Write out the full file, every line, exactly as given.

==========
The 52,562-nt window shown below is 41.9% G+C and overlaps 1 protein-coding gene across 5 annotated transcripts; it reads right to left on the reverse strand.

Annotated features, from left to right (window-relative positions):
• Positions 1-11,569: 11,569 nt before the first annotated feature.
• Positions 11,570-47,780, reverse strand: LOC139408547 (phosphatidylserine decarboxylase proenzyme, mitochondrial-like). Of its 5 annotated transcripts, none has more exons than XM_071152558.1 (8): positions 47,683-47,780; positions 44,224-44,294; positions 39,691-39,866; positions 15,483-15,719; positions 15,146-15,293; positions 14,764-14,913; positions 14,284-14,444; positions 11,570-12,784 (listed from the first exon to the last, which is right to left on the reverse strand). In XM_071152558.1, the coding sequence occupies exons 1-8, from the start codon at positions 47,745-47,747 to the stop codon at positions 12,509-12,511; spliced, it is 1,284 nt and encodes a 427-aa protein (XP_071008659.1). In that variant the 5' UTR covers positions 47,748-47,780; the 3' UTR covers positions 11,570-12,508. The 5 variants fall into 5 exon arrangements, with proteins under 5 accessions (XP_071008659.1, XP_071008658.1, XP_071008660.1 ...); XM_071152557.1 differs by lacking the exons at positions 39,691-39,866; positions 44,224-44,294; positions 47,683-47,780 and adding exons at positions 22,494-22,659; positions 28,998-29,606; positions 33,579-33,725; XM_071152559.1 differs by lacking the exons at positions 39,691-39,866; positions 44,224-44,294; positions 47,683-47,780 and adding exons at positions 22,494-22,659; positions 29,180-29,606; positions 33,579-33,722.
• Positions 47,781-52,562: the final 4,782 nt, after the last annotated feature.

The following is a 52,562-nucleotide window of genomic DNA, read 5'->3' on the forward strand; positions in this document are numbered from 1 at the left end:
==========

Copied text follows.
The 52,562-nt window shown below is 41.9% G+C and overlaps 1 protein-coding gene across 5 annotated transcripts; it reads right to left on the reverse strand.

Annotated features, from left to right (window-relative positions):
• Positions 1-11,569: 11,569 nt before the first annotated feature.
• Positions 11,570-47,780, reverse strand: LOC139408547 (phosphatidylserine decarboxylase proenzyme, mitochondrial-like). Of its 5 annotated transcripts, none has more exons than XM_071152558.1 (8): positions 47,683-47,780; positions 44,224-44,294; positions 39,691-39,866; positions 15,483-15,719; positions 15,146-15,293; positions 14,764-14,913; positions 14,284-14,444; positions 11,570-12,784 (listed from the first exon to the last, which is right to left on the reverse strand). In XM_071152558.1, the coding sequence occupies exons 1-8, from the start codon at positions 47,745-47,747 to the stop codon at positions 12,509-12,511; spliced, it is 1,284 nt and encodes a 427-aa protein (XP_071008659.1). In that variant the 5' UTR covers positions 47,748-47,780; the 3' UTR covers positions 11,570-12,508. The 5 variants fall into 5 exon arrangements, with proteins under 5 accessions (XP_071008659.1, XP_071008658.1, XP_071008660.1 ...); XM_071152557.1 differs by lacking the exons at positions 39,691-39,866; positions 44,224-44,294; positions 47,683-47,780 and adding exons at positions 22,494-22,659; positions 28,998-29,606; positions 33,579-33,725; XM_071152559.1 differs by lacking the exons at positions 39,691-39,866; positions 44,224-44,294; positions 47,683-47,780 and adding exons at positions 22,494-22,659; positions 29,180-29,606; positions 33,579-33,722.
• Positions 47,781-52,562: the final 4,782 nt, after the last annotated feature.

The following is a 52,562-nucleotide window of genomic DNA, read 5'->3' on the forward strand; positions in this document are numbered from 1 at the left end: